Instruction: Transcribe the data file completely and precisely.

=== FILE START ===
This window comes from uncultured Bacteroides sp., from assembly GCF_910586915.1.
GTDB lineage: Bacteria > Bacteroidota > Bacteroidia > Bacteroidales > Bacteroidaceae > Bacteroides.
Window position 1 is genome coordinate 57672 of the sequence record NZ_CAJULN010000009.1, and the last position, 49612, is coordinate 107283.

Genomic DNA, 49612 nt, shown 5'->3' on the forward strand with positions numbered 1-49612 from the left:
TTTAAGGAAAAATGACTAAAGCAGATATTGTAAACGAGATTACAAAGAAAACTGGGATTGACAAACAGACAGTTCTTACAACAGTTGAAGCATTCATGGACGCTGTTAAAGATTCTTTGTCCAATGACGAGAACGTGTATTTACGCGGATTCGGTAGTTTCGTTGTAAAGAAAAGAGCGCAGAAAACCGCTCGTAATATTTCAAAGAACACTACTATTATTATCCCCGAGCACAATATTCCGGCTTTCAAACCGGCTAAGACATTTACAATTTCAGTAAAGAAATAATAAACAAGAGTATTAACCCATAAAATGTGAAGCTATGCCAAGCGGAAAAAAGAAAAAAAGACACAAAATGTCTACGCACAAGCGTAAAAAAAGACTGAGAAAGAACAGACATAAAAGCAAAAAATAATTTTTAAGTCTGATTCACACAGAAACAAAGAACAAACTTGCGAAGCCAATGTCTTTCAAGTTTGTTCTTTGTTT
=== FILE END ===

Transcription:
This window comes from uncultured Bacteroides sp., from assembly GCF_910586915.1.
GTDB lineage: Bacteria > Bacteroidota > Bacteroidia > Bacteroidales > Bacteroidaceae > Bacteroides.
Window position 1 is genome coordinate 57672 of the sequence record NZ_CAJULN010000009.1, and the last position, 49612, is coordinate 107283.

Genomic DNA, 49612 nt, shown 5'->3' on the forward strand with positions numbered 1-49612 from the left:
TTTAAGGAAAAATGACTAAAGCAGATATTGTAAACGAGATTACAAAGAAAACTGGGATTGACAAACAGACAGTTCTTACAACAGTTGAAGCATTCATGGACGCTGTTAAAGATTCTTTGTCCAATGACGAGAACGTGTATTTACGCGGATTCGGTAGTTTCGTTGTAAAGAAAAGAGCGCAGAAAACCGCTCGTAATATTTCAAAGAACACTACTATTATTATCCCCGAGCACAATATTCCGGCTTTCAAACCGGCTAAGACATTTACAATTTCAGTAAAGAAATAATAAACAAGAGTATTAACCCATAAAATGTGAAGCTATGCCAAGCGGAAAAAAGAAAAAAAGACACAAAATGTCTACGCACAAGCGTAAAAAAAGACTGAGAAAGAACAGACATAAAAGCAAAAAATAATTTTTAAGTCTGATTCACACAGAAACAAAGAACAAACTTGCGAAGCCAATGTCTTTCAAGTTTGTTCTTTGTTT